The holidays might mean lots of extra baking for gifts or serving to guests. But rather than staying up until dawn to finish the last batch of cookies before your party, do some of your baking now and freeze for the festivities later.

Freezing baked goods is a great way to spread out the cooking duties of the holidays and minimize the "kitchen stress" that can build before a big holiday meal.

I'm not the only one thinking about baking ahead. I received several calls before Thanksgiving asking about freezing baked goods, and I've already had a few calls last week inquiring about baking and freezing holiday treats.

Many baked goods freeze and thaw beautifully. But the key to doing it successfully is following recommended procedures.

The first rule is to cool baked goods completely before wrapping for the freezer. This will prevent moisture condensation from the warm food making it soggy after thawing.

When cool, package the baked goods carefully to maintain the quality or freshness of the food. Use heavy-duty foil, airtight freezer bags, freezer paper or air-tight containers.

Cakes and cupcakes should be cooled, wrapped and frozen without fillings, which make the cake soggy. Some frostings will not freeze well either, but confectioners sugar and fudge frostings can be frozen satisfactorily. Place the frosted cake in the freezer to harden the frosting before covering. Thaw frosted cakes overnight in the refrigerator; unfrosted cakes can be thawed at room temperature.

Cookies seem to have the edge over cakes or cupcakes when it come to freezing ease. Cookies can be frozen either baked or unbaked. You can shape dough in a roll, wrap and freeze, or chill dough in the refrigerator, then slice and freeze. Drop-cookie dough can be frozen in freezer containers. Before baking, thaw dough in the refrigerator until it is soft enough to drop with a spoon. Another option is to drop cookie dough in mounds onto a tray covered with wax paper and freeze solid. Pack into a container or freezer bag when firm. Bake cookie mounds without thawing at 400 degrees for approximately 10 minutes.

Baked cookies can be cooled, packaged in a rigid container to prevent breakage and frozen.

Yeast bread and rolls should be cooled completely, then wrapped in tightly sealed packaging. Bread baked at a temperature of 400 degrees for approximately 45 to 50 minutes is less crumbly and more desirable for freezing than bread baked at a lower temperature.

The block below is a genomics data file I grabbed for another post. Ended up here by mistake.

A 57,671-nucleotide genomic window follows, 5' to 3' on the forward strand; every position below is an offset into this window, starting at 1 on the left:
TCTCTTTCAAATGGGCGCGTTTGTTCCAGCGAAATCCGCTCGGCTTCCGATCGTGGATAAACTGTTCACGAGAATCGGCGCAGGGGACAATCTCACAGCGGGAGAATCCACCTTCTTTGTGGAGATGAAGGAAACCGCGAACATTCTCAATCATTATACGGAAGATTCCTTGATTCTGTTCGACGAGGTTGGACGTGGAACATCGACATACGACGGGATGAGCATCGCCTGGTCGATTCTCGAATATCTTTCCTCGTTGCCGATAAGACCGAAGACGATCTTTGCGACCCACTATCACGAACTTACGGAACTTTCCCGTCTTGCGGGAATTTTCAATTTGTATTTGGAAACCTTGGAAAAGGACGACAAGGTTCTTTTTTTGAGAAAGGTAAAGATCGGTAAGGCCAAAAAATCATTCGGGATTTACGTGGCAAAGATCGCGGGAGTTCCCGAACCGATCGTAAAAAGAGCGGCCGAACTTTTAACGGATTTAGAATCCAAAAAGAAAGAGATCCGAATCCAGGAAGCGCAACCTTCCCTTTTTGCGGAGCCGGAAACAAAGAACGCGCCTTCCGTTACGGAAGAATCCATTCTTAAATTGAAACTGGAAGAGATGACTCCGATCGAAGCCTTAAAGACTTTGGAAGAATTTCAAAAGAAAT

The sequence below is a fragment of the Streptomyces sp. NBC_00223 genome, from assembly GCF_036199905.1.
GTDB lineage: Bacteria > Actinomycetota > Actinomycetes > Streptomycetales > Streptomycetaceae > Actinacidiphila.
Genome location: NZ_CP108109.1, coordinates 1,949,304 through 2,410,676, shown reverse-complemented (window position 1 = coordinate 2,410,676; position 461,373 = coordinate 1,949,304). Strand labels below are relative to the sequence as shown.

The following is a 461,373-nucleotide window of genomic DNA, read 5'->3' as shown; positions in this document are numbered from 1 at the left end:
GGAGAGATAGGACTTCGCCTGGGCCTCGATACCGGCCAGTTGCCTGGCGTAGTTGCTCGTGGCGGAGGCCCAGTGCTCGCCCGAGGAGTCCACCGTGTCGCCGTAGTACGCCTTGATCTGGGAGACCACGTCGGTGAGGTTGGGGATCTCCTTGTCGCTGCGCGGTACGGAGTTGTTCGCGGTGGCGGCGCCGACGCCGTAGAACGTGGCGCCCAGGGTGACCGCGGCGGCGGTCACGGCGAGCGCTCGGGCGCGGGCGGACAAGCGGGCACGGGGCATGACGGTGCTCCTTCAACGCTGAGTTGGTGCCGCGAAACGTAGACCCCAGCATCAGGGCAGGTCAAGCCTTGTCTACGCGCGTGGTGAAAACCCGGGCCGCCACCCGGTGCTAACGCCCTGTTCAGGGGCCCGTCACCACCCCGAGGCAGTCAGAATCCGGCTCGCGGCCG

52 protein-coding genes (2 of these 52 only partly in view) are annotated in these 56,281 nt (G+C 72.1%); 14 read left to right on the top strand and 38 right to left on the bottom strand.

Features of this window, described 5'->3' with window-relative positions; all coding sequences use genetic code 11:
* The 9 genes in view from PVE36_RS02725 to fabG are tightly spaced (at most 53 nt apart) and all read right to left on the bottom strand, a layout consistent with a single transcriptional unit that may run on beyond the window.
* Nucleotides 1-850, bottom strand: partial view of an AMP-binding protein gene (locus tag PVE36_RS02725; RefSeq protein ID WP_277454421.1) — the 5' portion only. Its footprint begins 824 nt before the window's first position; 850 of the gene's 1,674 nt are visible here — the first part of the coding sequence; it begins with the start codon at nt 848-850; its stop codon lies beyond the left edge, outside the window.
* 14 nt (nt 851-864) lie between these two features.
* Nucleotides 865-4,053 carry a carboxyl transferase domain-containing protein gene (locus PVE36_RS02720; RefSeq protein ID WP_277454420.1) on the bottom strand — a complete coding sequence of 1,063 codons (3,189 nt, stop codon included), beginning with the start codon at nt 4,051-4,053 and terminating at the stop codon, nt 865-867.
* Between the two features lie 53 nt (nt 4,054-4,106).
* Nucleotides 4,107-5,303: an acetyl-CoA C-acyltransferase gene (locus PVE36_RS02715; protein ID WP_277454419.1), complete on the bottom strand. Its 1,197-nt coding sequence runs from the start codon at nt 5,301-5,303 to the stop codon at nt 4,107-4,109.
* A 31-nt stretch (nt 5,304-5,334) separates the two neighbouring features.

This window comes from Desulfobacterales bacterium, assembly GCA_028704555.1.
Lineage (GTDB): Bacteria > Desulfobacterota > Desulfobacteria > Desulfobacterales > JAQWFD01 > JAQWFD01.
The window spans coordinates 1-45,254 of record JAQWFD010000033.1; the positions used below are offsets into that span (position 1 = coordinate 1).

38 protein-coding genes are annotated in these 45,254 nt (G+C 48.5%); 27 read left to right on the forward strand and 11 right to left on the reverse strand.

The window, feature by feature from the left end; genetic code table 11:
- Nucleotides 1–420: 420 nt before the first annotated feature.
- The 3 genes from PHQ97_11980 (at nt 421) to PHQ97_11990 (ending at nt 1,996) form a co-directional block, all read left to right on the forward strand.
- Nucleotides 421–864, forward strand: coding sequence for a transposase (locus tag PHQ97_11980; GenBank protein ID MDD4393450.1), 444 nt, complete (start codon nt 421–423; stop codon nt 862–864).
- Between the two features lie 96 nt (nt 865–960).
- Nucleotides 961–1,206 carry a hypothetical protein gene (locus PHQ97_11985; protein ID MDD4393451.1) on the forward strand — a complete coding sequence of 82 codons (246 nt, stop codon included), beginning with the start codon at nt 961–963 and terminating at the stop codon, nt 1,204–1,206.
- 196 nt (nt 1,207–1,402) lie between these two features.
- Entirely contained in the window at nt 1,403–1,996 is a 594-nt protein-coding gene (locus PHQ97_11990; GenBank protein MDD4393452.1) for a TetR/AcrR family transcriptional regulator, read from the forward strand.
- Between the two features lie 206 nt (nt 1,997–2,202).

Most baked-quick breads freeze well, too. Follow the basic guidelines for cooling and packaging tightly.

You can also freeze baked pecan pies and baked or unbaked fruit pies. The crust of an unbaked fruit pie might absorb juices from the filling and become soggy. However, unbaked pies retain a fresher fruit flavor.

Baked pies also should be completely cooled. Place them unwrapped in the freezer and freeze until firm. Pies are easier to wrap, and there is less breakage of the crust after they are frozen.

To bake unbaked frozen pies, unwrap, cut slits in the top pastry and bake at 425 degrees for 15 minutes, then lower temperature to 375 degrees and continue baking for 45 to 60 minutes or until the center becomes bubbly.

If your pie is already baked, allow it to stand at room temperature for a short time, then pop it in a 325-degree oven for 30 to 45 minutes or until just warm.

Custard pies, cream pies and pies with meringue topping do not freeze well.

There is some disagreement on the success of freezing pumpkin pies. One of my references suggests freezing baked pumpkin pies but not unbaked ones, another says either will work. Another reference says pumpkin pies should not be frozen at all. Based on the conflicting recommendations, I think it might be safer to freeze the fruit and pecan pies ahead and bake the pumpkin pies fresh to avoid problems.

For specific advice on freezing other baked goods, ask for the Extension fact sheet on "Freezing Baked Goods" at the Ellis County Extension office, 601 Main, Hays, or find it at www.ellis.ksu.edu.

Linda K. Beech is Ellis County Extension agent for family and consumer sciences.